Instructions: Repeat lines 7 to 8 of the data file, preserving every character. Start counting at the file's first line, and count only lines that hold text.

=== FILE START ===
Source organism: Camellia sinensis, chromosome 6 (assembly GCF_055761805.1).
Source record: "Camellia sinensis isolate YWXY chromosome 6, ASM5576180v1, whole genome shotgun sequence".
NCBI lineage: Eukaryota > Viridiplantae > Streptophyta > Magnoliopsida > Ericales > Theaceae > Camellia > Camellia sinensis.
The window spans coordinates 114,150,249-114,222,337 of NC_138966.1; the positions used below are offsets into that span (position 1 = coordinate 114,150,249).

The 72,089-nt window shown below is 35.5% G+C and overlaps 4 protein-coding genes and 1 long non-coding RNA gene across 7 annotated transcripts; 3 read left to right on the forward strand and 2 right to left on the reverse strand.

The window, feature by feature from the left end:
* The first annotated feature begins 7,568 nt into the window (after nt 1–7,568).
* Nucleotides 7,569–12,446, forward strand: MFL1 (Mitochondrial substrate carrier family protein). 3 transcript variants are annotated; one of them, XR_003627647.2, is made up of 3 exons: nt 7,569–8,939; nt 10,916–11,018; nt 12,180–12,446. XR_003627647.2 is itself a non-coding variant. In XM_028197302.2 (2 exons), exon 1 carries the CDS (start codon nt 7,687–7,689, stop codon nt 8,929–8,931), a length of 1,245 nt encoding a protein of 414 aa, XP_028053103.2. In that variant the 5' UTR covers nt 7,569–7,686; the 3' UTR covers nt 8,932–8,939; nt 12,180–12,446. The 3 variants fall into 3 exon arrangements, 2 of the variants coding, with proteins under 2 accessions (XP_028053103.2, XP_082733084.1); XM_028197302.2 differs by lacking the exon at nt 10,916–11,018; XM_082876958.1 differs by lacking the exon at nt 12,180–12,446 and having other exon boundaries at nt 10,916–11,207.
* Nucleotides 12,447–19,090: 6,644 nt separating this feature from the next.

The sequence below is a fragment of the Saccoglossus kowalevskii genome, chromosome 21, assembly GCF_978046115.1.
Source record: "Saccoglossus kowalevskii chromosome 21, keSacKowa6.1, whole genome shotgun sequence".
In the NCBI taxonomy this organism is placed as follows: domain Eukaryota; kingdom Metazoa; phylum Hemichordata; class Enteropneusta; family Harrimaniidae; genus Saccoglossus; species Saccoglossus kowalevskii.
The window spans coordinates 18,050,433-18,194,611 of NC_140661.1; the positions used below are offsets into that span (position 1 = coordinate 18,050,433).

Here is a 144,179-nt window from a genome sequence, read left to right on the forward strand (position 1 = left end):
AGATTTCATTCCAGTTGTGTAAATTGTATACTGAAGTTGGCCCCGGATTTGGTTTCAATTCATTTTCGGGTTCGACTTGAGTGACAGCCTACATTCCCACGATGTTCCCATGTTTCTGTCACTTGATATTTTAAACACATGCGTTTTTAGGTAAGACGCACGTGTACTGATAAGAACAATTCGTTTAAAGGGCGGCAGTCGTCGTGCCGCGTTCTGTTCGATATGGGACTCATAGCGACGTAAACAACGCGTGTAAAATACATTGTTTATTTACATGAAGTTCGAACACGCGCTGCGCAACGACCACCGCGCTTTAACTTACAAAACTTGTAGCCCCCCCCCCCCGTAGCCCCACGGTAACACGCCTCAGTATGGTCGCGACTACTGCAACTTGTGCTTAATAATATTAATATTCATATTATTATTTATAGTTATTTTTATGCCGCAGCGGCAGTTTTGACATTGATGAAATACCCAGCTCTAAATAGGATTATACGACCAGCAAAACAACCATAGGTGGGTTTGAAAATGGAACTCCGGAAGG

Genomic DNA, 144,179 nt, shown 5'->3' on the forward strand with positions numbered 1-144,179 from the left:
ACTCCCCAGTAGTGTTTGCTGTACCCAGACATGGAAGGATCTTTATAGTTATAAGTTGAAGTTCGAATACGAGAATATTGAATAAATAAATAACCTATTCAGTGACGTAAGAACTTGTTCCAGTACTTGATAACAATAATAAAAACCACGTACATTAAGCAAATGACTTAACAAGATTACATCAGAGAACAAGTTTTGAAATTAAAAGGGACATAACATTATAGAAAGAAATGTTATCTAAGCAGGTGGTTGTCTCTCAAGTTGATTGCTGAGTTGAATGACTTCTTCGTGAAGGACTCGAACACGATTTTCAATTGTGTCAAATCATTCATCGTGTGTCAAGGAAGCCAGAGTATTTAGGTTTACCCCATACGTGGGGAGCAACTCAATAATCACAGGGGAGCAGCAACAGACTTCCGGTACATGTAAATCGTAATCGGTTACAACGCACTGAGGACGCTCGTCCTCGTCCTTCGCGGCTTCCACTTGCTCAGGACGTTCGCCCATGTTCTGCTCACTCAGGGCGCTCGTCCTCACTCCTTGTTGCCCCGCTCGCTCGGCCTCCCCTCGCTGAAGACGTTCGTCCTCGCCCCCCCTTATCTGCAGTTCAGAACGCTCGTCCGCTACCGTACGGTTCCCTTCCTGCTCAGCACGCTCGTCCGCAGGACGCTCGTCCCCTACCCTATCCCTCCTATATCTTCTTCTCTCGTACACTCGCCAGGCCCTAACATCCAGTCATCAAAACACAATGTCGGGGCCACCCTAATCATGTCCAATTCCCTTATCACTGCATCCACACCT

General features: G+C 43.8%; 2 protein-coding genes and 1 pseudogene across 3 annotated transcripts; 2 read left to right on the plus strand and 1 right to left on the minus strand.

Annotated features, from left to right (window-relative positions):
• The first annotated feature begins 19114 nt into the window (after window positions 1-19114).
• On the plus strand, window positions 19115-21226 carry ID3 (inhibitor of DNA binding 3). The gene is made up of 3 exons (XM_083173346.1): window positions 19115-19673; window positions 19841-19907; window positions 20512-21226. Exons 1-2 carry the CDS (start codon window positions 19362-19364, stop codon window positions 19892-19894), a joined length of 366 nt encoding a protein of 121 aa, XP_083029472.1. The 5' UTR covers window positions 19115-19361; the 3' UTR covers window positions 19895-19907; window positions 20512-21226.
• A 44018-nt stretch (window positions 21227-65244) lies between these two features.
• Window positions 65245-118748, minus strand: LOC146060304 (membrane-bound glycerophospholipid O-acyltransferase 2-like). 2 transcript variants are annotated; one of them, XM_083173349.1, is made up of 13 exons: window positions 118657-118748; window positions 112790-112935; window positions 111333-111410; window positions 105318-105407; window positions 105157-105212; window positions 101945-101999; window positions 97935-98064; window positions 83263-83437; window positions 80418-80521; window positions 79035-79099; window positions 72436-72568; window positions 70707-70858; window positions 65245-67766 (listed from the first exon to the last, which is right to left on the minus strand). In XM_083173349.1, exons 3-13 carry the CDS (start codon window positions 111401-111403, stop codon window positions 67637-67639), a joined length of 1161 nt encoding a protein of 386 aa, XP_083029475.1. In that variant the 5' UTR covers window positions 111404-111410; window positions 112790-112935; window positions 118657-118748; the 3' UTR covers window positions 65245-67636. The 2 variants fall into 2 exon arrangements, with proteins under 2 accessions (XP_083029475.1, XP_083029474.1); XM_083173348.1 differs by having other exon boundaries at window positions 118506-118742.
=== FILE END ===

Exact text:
* The first annotated feature begins 7,568 nt into the window (after nt 1–7,568).
* Nucleotides 7,569–12,446, forward strand: MFL1 (Mitochondrial substrate carrier family protein). 3 transcript variants are annotated; one of them, XR_003627647.2, is made up of 3 exons: nt 7,569–8,939; nt 10,916–11,018; nt 12,180–12,446. XR_003627647.2 is itself a non-coding variant. In XM_028197302.2 (2 exons), exon 1 carries the CDS (start codon nt 7,687–7,689, stop codon nt 8,929–8,931), a length of 1,245 nt encoding a protein of 414 aa, XP_028053103.2. In that variant the 5' UTR covers nt 7,569–7,686; the 3' UTR covers nt 8,932–8,939; nt 12,180–12,446. The 3 variants fall into 3 exon arrangements, 2 of the variants coding, with proteins under 2 accessions (XP_028053103.2, XP_082733084.1); XM_028197302.2 differs by lacking the exon at nt 10,916–11,018; XM_082876958.1 differs by lacking the exon at nt 12,180–12,446 and having other exon boundaries at nt 10,916–11,207.